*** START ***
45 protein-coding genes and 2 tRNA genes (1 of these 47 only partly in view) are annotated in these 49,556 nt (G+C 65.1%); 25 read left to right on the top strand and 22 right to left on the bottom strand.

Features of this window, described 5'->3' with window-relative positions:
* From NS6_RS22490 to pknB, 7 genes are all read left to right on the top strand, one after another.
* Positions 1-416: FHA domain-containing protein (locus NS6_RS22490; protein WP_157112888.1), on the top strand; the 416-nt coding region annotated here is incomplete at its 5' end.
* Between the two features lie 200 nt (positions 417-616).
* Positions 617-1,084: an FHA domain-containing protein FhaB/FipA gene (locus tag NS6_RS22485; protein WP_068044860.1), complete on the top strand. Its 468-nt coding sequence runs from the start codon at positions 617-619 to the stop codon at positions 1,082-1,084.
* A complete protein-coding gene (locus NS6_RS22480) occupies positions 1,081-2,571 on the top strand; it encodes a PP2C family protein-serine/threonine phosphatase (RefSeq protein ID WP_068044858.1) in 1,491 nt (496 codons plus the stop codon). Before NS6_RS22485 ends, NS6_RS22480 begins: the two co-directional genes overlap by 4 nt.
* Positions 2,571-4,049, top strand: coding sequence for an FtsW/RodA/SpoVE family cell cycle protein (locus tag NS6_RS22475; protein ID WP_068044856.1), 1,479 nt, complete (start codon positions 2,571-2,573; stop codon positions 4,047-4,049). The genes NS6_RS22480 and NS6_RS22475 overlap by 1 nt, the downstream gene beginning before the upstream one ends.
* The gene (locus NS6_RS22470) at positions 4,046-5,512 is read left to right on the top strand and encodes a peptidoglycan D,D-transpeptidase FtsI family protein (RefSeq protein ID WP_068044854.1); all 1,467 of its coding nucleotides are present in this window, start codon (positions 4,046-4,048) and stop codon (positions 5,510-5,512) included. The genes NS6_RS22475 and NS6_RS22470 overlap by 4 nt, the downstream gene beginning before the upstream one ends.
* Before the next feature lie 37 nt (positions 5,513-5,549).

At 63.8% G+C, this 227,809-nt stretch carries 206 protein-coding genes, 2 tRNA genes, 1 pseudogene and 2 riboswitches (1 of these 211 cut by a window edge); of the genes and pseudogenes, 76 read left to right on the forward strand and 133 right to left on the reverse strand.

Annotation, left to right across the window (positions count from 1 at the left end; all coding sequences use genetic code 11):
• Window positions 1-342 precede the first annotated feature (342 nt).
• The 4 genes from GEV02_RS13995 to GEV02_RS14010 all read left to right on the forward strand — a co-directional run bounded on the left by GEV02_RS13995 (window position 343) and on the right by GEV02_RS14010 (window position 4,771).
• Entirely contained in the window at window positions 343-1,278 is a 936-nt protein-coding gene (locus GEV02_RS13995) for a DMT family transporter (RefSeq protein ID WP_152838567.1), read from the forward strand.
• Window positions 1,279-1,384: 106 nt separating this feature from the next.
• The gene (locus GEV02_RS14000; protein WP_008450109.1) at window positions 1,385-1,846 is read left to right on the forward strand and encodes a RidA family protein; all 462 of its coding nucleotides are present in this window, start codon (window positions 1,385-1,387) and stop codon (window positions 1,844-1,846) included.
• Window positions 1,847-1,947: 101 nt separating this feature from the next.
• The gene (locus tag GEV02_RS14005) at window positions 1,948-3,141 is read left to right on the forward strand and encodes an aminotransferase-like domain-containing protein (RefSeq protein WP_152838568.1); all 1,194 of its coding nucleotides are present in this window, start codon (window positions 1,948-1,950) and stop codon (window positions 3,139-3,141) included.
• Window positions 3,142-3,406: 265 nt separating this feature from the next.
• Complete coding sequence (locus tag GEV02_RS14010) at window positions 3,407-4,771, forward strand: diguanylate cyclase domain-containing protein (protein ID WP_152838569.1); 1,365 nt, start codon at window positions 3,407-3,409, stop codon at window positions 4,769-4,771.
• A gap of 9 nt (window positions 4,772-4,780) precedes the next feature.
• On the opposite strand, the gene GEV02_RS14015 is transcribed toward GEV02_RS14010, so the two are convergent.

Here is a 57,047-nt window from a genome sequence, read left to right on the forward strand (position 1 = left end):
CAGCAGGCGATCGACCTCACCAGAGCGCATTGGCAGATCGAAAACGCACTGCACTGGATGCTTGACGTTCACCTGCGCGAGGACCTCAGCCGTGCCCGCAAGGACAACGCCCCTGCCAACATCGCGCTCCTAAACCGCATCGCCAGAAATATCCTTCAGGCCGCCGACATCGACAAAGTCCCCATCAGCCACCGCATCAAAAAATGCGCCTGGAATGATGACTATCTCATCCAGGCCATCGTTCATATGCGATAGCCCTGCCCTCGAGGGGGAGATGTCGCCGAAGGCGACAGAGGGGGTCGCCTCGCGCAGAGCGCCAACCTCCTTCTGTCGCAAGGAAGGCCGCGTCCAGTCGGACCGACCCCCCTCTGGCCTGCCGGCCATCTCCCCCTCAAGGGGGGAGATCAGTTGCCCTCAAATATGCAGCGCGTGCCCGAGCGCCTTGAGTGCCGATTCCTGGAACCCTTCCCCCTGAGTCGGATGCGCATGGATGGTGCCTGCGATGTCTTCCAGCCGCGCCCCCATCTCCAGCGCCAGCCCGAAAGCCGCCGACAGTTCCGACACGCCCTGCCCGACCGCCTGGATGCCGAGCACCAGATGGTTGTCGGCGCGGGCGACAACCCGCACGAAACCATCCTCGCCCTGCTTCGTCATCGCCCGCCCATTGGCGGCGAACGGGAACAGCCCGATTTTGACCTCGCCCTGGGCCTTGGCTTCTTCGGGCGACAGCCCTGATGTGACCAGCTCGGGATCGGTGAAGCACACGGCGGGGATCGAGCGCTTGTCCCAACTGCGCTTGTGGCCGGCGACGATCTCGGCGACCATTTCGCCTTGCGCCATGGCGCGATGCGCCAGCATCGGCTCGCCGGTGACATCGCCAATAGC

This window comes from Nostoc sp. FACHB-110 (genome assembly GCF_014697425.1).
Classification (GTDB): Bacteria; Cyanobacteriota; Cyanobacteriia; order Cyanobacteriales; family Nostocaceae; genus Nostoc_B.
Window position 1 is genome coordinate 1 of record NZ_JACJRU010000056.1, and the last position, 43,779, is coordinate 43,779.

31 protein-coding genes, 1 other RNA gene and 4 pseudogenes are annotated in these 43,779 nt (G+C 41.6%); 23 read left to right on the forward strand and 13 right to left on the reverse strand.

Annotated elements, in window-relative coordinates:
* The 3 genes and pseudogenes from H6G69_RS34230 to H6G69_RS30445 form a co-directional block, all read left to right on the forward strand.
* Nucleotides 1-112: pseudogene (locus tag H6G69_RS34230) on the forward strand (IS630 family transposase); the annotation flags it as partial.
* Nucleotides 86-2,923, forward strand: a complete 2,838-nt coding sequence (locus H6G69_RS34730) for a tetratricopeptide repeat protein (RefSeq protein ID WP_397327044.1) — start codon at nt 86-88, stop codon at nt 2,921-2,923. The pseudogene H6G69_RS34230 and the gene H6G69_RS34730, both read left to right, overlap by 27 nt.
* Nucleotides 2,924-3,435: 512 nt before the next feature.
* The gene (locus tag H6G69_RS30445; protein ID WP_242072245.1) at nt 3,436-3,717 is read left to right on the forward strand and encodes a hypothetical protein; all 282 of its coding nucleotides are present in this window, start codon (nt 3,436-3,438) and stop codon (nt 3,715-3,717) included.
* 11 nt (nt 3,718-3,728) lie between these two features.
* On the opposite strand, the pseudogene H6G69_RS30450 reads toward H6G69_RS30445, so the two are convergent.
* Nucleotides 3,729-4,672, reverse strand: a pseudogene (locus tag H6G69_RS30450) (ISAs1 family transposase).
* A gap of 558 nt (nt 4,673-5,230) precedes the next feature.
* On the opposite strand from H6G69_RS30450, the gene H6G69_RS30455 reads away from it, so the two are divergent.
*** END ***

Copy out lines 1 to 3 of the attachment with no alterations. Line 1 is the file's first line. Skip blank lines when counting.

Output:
45 protein-coding genes and 2 tRNA genes (1 of these 47 only partly in view) are annotated in these 49,556 nt (G+C 65.1%); 25 read left to right on the top strand and 22 right to left on the bottom strand.

Features of this window, described 5'->3' with window-relative positions:
* From NS6_RS22490 to pknB, 7 genes are all read left to right on the top strand, one after another.